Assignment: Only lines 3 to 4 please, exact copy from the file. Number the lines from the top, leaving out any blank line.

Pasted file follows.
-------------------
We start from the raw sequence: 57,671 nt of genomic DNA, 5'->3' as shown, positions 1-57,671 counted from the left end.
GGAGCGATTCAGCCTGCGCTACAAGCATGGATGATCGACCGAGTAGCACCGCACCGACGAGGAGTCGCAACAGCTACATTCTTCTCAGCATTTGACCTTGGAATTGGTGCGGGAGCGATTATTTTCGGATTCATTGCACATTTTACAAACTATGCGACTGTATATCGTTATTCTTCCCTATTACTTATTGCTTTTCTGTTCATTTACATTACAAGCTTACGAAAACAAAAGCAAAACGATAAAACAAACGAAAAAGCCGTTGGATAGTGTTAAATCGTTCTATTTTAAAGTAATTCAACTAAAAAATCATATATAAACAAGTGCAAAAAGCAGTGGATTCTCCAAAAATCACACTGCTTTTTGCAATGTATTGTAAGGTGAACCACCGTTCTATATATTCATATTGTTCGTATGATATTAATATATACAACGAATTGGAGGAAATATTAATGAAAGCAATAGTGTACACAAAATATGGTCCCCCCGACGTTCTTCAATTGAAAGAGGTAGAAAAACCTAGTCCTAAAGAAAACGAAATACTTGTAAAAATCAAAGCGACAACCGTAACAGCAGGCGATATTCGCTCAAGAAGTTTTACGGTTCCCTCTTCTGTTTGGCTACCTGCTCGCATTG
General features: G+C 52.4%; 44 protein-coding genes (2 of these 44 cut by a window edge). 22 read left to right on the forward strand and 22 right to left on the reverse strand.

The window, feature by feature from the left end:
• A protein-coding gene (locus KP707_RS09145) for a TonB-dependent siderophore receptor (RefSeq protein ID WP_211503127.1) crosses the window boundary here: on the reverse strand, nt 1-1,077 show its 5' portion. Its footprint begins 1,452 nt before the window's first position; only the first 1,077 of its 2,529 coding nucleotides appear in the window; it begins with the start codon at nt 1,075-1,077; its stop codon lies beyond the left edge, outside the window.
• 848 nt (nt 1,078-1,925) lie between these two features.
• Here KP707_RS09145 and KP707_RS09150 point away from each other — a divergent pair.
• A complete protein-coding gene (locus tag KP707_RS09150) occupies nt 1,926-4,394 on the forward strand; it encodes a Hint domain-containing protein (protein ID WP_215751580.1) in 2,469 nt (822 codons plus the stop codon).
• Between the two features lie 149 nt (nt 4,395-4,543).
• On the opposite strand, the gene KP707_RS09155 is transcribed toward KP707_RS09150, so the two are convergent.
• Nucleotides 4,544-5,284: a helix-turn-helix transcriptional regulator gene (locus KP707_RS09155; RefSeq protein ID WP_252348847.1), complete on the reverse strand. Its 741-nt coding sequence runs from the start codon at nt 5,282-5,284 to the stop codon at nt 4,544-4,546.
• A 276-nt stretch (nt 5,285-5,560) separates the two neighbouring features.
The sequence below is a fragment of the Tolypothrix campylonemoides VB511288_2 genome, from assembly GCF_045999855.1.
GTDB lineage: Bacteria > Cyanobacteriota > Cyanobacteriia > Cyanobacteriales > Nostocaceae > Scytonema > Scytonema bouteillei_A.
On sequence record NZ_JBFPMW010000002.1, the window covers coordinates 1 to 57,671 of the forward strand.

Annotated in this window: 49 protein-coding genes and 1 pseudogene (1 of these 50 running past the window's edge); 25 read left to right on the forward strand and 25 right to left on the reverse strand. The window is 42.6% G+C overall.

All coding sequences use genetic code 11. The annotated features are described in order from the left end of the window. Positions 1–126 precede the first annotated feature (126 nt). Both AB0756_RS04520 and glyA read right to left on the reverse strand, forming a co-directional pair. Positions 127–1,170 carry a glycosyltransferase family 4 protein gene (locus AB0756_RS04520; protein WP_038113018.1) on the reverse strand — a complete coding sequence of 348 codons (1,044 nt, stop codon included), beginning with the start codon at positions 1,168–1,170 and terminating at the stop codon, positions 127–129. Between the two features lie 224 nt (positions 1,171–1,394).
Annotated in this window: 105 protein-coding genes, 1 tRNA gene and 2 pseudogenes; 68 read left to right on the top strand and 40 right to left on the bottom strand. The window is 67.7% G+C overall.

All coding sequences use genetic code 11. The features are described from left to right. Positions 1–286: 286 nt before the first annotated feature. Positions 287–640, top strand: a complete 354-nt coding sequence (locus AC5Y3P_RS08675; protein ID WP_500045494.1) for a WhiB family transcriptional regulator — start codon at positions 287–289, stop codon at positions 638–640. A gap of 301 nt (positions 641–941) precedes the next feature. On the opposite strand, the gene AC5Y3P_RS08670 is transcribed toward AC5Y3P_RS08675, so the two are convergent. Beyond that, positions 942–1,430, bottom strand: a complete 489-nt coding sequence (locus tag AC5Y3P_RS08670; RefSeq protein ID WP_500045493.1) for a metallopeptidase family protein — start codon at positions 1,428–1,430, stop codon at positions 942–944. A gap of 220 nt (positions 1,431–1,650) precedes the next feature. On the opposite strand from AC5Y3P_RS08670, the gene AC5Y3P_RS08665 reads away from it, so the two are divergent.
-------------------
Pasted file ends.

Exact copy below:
General features: G+C 52.4%; 44 protein-coding genes (2 of these 44 cut by a window edge). 22 read left to right on the forward strand and 22 right to left on the reverse strand.

The window, feature by feature from the left end: